Big DNA announces further £1.5m funding
3 November 2008
Edinburgh biotech firm, Big DNA Ltd, launched two years ago to commercialise a patented new vaccine technology, has announced a further successful round of funding. £1.5m has been raised from an international consortium including private and institutional investors based in Hong Kong, London and the Cayman Islands, with the Scottish Enterprise Co-investment Fund also participating.
'In the current financial climate, this investment confirms the strength of our new technology for delivering vaccines to humans and animals, the vast potential of the market, and the strength of the management team we are currently putting in place,' says Dr John March, founder and chief executive of Big DNA Ltd. 'Our patented technology has enormous potential importance for public health in the future, and this investment comes at a time when it must be the hardest in living memory to raise finance.'
The unique process being developed by Dr. John March and his team uses bacterial viruses (bacteriophages) to deliver a vaccine. These contain the genetic instructions (or DNA) rather than using the disease organism itself, which conventional vaccines rely upon.
Conventional vaccines can be difficult and expensive to make, requiring specialist facilities and expertise, and sometimes fail to work for some diseases. Bacteriophage DNA vaccines offer the potential for extremely rapid development and manufacture, using relatively simple processes (weeks rather than months), important for pandemic influenza for example. In addition they offer the potential to be taken orally, eliminating the need for needles and injections and all their associated hazards. A range of vaccines are currently under development.
The additional investment will help BigDNA to develop the technology further, develop manufacturing processes for vaccines, and to go through the regulatory approvals process to develop the vaccines for clinical trials. 'It will also help us to continue to develop further collaborative research ventures with academic and commercial bodies, a process which helps us all get the results we are after much more quickly,' continues Dr John March.
Last week Big DNA announced an important collaboration with colleagues in Beijing at the China Agricultural University to produce vaccines against Chlamydia in pigs. Lord Freeman, formerly Minister of State for Public Transport and Defence Procurement Minister, was appointed chairman of Big DNA earlier this year.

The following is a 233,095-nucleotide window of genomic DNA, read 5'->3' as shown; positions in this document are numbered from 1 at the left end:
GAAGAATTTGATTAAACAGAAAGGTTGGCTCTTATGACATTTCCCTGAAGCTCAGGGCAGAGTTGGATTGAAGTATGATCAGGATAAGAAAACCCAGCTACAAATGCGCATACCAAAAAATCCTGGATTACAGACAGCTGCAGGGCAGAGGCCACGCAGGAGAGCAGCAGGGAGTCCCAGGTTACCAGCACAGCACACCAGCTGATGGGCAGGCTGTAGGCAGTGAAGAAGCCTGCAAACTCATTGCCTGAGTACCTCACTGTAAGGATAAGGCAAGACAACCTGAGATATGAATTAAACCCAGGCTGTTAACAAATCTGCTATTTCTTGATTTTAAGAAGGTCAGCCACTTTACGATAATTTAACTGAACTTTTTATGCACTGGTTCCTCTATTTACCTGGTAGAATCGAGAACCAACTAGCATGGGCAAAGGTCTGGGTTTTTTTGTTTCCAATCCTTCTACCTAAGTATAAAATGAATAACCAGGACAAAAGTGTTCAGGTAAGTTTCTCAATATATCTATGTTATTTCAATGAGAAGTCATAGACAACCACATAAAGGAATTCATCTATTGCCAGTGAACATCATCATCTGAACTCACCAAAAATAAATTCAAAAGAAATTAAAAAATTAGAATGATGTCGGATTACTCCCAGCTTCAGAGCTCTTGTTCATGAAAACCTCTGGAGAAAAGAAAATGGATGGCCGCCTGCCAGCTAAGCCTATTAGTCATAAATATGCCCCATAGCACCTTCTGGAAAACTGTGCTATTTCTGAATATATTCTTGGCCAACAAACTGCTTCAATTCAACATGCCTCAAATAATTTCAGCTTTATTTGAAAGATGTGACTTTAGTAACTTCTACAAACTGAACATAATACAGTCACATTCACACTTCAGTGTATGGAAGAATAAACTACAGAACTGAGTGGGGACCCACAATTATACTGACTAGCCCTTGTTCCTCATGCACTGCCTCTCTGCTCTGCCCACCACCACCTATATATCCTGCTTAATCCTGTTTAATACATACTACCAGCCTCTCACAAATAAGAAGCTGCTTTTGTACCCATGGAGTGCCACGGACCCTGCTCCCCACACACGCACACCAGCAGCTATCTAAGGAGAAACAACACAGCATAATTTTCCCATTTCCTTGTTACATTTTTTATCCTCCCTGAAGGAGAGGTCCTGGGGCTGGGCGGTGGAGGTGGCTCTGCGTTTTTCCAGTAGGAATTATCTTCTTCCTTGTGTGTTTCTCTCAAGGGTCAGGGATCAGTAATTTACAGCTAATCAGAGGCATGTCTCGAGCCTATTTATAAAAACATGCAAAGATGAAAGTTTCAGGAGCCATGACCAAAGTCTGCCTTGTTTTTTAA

Big DNA Ltd is based at Roslin, Edinburgh www.bigdna.co.uk
This information, further details and interview opportunities from: Carol Anderson,
The Business, tel 0131 718 6022
Despite recent controversies, vaccination is one the great success stories of modern medicine, most notably with the eradication of smallpox in 1977, which was estimated to have caused 300-500 million deaths in the 20th century. Polio has also been almost completely eradicated, with cases down from 350 000 per year before a global vaccination campaign started in 1988 to less than 2000 in 2006, with most countries world-wide being declared polio-free. Other once-common diseases such as measles, diphtheria, pertussis and rubella have seen a massive reduction in cases since the introduction of vaccination campaigns and are nearing eradication in many developed countries.
Dr John March, chief executive, Big DNA Ltd
Dr John March is a science graduate of the University of Edinburgh. He has a BSc in Molecular Biology and a PhD in DNA Replication, and an MBA from the University of Dundee. He has held many important research positions including at the Dept of Molecular Biology at Edinburgh University, the Roslin Institute, Edinburgh, and Harvard Medical School, Boston USA. He was a research fellow at the Centre for Genome Research University of Edinburgh. Amongst very many professional memberships, he sits on the review panel of DEFRA, Exotic Disease Research Programme. He is an enterprise fellow of The Royal Society of Edinburgh, and an award winner of the Scottish Enterprise Proof of Concept Award. He has published many papers on Bacteriophages and Biotechnology, vaccines, gene therapy and antibacterials, and holds patents for Bacteriophage-mediated immunisation.